Irish legislation to compel organisations with more than 50 staff to reveal data on the average gap between what they pay men and women would have a massive impact on female earnings, while helping good employers to boost their brands and compete for the best talent in the labour market, according to Ireland’s largest public service union. When similar measures were introduced in the UK earlier this year, a leading labour law expert said it could do more for gender pay parity in five years than equal pay legislation had done in 45 years.
Speaking at the Irish Congress of Trade Unions’ biennial conference in Belfast today (Thursday), IMPACT lead organiser Linda Kelly said compulsory reporting of organisations’ gender pay gaps would “shine a light on inequity” and enable consumers to take account of the pay gap when deciding what to buy.
She said the gap between average pay for men and women was around 15% in the Republic of Ireland, and almost 10% in the north. “At the current rate of action, the United Nations reckons it will take 70 more years before women’s average pay matches men’s,” she said.
Legislation to introduce workplace gender pay gap reporting was adopted in the Seanad, with all-party support, in May. Introduced by Labour Senator Ivana Bacik, the Gender Pay Gap Information Bill 2017 is likely to face a sterner test when it returns to committee stage in the autumn. Ms Kelly urged trade unions and civil society organisations to keep up the pressure to maintain all-party support for the reform.
Ms Kelly said: “Four decades of hard-won equal pay legislation has improved women’s incomes and status in the workplace. Yet we still have a gender pay gap of around 15% in the Republic, and almost 10% in Northern Ireland. At the current rate of action, the United Nations reckons it will take 70 more years before women’s average pay matches men’s.
“Pay gap reporting will help us by shining a light on the source of the inequity, so often expressed in ignorable national averages, in our offices, shops, factories and care settings. It will put pressure on employers, forcing them to address the issue if they want to protect their reputations in an economy where brand value is ever more important.
“It will help decent employers to compete for the best talent in the labour market. Just for once, it could have them competing to pay people more. It will empower women to organise and bargain, armed with the facts and with public opinion on their side. And it will enable trade unionists, citizens and progressive organisations to take account of the gender pay gap when making decisions about how they spend their money.”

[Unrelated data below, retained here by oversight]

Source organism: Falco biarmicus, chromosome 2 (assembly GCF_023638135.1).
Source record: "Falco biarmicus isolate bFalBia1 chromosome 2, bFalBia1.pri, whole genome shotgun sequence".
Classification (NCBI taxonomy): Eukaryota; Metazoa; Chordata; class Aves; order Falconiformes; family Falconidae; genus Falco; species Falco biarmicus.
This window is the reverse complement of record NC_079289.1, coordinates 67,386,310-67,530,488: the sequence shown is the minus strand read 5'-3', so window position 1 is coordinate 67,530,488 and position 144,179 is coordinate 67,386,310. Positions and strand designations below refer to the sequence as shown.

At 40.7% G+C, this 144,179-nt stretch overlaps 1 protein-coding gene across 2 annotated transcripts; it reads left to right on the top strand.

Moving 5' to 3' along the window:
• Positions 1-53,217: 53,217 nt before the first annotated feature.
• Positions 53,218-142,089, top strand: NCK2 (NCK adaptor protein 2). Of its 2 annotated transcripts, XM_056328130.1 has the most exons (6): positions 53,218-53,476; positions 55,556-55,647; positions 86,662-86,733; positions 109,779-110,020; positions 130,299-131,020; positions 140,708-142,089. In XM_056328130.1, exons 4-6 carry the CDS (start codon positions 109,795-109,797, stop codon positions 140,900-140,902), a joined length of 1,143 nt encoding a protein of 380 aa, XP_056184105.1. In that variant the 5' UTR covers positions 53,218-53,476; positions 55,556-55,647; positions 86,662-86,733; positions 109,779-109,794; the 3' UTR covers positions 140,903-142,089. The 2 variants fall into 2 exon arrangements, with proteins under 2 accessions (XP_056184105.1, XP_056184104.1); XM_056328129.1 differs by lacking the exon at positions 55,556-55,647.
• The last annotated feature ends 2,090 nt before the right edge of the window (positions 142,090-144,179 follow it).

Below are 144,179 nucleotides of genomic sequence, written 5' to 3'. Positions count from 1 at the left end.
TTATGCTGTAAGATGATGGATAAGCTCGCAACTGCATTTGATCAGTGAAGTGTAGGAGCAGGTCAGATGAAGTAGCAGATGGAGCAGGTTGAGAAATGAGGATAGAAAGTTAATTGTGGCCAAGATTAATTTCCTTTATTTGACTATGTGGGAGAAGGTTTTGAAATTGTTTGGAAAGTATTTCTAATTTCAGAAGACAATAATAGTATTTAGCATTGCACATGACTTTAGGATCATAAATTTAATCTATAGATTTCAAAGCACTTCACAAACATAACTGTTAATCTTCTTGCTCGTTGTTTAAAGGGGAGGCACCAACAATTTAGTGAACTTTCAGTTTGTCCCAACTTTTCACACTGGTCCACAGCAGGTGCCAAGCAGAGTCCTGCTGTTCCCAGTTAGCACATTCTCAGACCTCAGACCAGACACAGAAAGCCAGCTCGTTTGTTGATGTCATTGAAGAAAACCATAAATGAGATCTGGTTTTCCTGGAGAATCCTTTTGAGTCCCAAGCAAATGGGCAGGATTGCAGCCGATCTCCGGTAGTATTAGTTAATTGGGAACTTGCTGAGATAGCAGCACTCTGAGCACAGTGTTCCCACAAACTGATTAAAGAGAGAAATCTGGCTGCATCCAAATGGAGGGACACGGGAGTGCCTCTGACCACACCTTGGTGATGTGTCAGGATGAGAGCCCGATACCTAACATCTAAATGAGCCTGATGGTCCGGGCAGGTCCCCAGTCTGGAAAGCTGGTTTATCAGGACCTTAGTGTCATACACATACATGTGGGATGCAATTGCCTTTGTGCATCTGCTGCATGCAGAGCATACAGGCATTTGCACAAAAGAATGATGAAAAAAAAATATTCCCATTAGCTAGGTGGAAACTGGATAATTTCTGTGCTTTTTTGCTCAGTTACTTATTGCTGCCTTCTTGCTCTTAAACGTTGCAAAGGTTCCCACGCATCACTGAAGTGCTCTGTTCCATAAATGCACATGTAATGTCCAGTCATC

The move on gender pay reporting has so far been opposed by employer group Ibec, despite winning the support of the UK Confederation of British Industry (CBI) and other British-based employer bodies. IMPACT has written to Ibec in advance of a stakeholder consultation on the Seanad Bill. The union argued that the measure “would open up a new front on which employers could compete to attract and retain the best female talent” and said “publicly available gender pay gap information would also allow firms to make informed choices about who to engage as suppliers or contractors from a gender equality perspective.”
IMPACT’s social media campaign on the issue, under the banner #ClockedOut, has won widespread support and has featured in leading web-based women’s publications Shemazing – which is Ireland’s leading website for women under 35 – and her.ie, which has 2.6 million followers.
Ms Kelly said: “We quickly saw this was an issue that resonated with women and which connected with a hunger for fairness and justice across the genders, across the generations, and across borders. Passing the Gender Pay Gap Information Bill would be a strong signal that Ireland doesn’t just care about equal pay, but that we mean to do something decisive about it. Not in 70 years’ time, but now.”
The IMPACT conference motion calls on ICTU Congress and its affiliates to:
- Actively campaign for legislation (similar to that in force in Britain and elsewhere) to oblige medium and large employers to publish details of their organisations’ gender pay gap
- Develop guidance for affiliates on specific measures to gender-proof pay claims and pay structures. These would address issues like time spent out of the workplace in order to meet caring commitments, and the potential for shortening long pay scales which can, in certain circumstances, indirectly discriminate against women
- Support affiliates pressing for pay improvements in highly feminised sectors of the economy including elder care, early education, care and education of children with special needs, retail, hospitality and clerical and administrative work
- Support broader social campaigns to promote gender equality in domestic and caring environments, as well as in the workplace and throughout society.